Once filming began, Huston started pranking Peck on set. During a scene near the end of the film, Huston pushed Peck “as close to death as I ever have been,” the actor recalled in 1989. The scene required Peck to play a dead Ahab lashed to a mechanical whale, which Huston operated remotely. The winter water in the Irish Sea was especially icy that day, and Huston decided to test Peck’s endurance. He submerged the whale and held Peck underwater.
“I was underwater maybe a minute, though it seemed like 10,” Peck said. “Just as I thought I’d had it he rolled me up again.”
Moments later, the whale’s tether broke, and Peck drifted off to sea. He shouted for help until Huston arrived in a rescue skiff.
“I didn’t waste any time jumping into the motor launch and giving Huston a piece of my mind,” Peck said.
Later in the shoot, the crew lost another a mechanical whale. The weather that winter was cruel, and the whale’s loss left only one of the three 90-foot-long leviathans constructed for chase sequences. Huston’s crew was afraid to operate it, so the director himself became Moby Dick.
“When we were down to our last whale, I knew that if I got inside it, they weren’t going to let it go, so I grabbed a bottle of Scotch and got inside the whale,” he told Playboy in 1985 about the filming of the final fight scenes.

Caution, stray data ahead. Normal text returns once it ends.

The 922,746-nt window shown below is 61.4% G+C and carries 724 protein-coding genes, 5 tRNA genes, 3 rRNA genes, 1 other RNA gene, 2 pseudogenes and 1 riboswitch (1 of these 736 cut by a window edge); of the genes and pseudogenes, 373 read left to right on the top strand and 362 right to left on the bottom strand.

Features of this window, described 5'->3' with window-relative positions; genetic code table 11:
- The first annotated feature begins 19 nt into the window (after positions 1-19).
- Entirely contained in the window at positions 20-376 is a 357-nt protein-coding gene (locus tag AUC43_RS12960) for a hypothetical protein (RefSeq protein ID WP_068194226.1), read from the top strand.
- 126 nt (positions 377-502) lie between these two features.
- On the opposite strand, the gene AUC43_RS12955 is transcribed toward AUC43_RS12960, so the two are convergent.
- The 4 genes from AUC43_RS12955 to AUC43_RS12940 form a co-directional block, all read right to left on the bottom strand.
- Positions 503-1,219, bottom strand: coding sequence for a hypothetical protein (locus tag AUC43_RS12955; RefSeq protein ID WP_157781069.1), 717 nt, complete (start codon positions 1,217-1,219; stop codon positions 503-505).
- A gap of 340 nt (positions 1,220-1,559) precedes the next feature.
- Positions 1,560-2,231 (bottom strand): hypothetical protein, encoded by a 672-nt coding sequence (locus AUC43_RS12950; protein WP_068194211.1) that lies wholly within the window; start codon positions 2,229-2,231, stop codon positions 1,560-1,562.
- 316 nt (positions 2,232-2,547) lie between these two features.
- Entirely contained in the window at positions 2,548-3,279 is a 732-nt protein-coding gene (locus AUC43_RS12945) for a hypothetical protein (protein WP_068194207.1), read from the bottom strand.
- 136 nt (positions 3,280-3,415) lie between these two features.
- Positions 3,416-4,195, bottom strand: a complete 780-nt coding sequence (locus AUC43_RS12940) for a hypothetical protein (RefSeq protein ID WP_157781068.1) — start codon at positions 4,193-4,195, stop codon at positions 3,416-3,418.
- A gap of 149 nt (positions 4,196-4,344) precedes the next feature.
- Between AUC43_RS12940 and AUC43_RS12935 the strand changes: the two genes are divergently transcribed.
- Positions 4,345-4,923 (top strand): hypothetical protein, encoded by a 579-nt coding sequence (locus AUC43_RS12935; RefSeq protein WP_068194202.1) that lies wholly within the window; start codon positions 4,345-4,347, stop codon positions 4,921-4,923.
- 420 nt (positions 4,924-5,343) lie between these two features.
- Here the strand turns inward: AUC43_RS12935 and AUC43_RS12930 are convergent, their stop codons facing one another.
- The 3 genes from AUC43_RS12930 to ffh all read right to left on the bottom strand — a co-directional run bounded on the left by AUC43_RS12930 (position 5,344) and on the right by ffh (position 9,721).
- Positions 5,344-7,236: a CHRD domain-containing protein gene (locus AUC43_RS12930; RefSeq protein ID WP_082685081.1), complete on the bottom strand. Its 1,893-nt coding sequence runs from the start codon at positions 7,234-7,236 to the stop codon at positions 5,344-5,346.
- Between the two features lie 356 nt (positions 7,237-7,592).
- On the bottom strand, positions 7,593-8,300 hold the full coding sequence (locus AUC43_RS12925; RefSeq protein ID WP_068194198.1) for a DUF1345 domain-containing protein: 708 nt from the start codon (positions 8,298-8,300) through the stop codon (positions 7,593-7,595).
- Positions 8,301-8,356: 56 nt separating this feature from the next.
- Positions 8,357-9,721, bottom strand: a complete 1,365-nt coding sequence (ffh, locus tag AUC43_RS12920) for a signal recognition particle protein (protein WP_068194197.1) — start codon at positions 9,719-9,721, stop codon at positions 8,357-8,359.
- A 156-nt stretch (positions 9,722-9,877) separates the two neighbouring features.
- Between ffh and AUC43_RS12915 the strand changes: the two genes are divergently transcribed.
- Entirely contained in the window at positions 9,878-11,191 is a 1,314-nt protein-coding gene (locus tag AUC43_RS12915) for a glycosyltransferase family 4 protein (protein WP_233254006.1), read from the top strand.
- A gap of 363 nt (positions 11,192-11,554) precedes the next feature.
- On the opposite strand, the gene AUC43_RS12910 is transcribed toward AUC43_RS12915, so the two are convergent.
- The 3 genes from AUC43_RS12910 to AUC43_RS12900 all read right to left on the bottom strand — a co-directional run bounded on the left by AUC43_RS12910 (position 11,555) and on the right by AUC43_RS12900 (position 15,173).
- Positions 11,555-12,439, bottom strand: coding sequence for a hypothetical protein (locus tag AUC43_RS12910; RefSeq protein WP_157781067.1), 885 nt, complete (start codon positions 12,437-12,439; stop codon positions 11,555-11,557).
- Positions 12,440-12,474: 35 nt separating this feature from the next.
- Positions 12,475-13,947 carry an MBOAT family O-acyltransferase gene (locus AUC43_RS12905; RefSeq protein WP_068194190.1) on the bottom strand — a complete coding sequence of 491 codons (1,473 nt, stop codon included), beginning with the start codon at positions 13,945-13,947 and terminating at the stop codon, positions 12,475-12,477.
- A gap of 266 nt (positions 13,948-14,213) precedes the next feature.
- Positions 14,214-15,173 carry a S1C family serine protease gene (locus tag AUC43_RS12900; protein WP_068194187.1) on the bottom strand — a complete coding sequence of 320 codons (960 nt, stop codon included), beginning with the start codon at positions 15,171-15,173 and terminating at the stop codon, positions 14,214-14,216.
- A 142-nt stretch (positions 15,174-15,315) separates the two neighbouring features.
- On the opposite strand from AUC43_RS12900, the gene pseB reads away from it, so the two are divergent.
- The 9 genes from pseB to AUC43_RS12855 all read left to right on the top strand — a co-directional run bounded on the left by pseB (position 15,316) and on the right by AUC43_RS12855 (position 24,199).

Incidents like this endowed the film with a mythic quality that endured long after its release. At an awards ceremony in 1983, where Huston was presented a lifetime achievement award in filmmaking, his longtime friend Orson Welles — whose brief appearance in the film as a preacher earned him enough money to stage his own theatrical production of Moby Dick — recalled the whale incidents and laughed, joking that Huston had always been “a Renaissance Prince, a Regency rake, a Mississippi gambler, an epicurean, and an amiable Count Dracula.”
Even Bradbury was eventually able to look back fondly on the production. In 1980, he wrote a space opera called Leviathan ’99 — a sort of Moby Dick set in space — which he based off his and Huston’s screenplay. While promoting the opera in an interview with the Christian Science Monitor, he called the film “one of the best things” he ever did.
Bradbury is right: through all the hardship that surrounded Huston’s Moby Dick, the film is a triumph. Unlike Melville, whose Ahab only declared the White Whale a “pasteboard mask,” not daring to guess what terror hid behind its whiteness, Huston puts a name to the peg-legged Captain’s enemy: “Ahab saw the White Whale as a mask worn by the Deity, and he saw the Deity as a malignant force,” he wrote. Melville’s Moby Dick is about man’s search for meaning; Huston’s film is about his rage when meaning eludes him.
Steven Spielberg understood Huston’s darkness, and when making Jaws (1975), he used Moby Dick as a guide. Spielberg admired the intensity of Ahab’s battle with the White Whale, and he based the obsessive shark hunter Quint largely on Peck’s portrayal of Ahab. The fledgling director even tried to include a scene in Jaws in which a cackling Quint disrupts a showing of Moby Dick in a movie theater.
The scene was shot and would have been included in the final cut of Jaws, if not for Peck, who owned the rights and still held a grudge against Huston — and who forbade that the White Whale should rise again.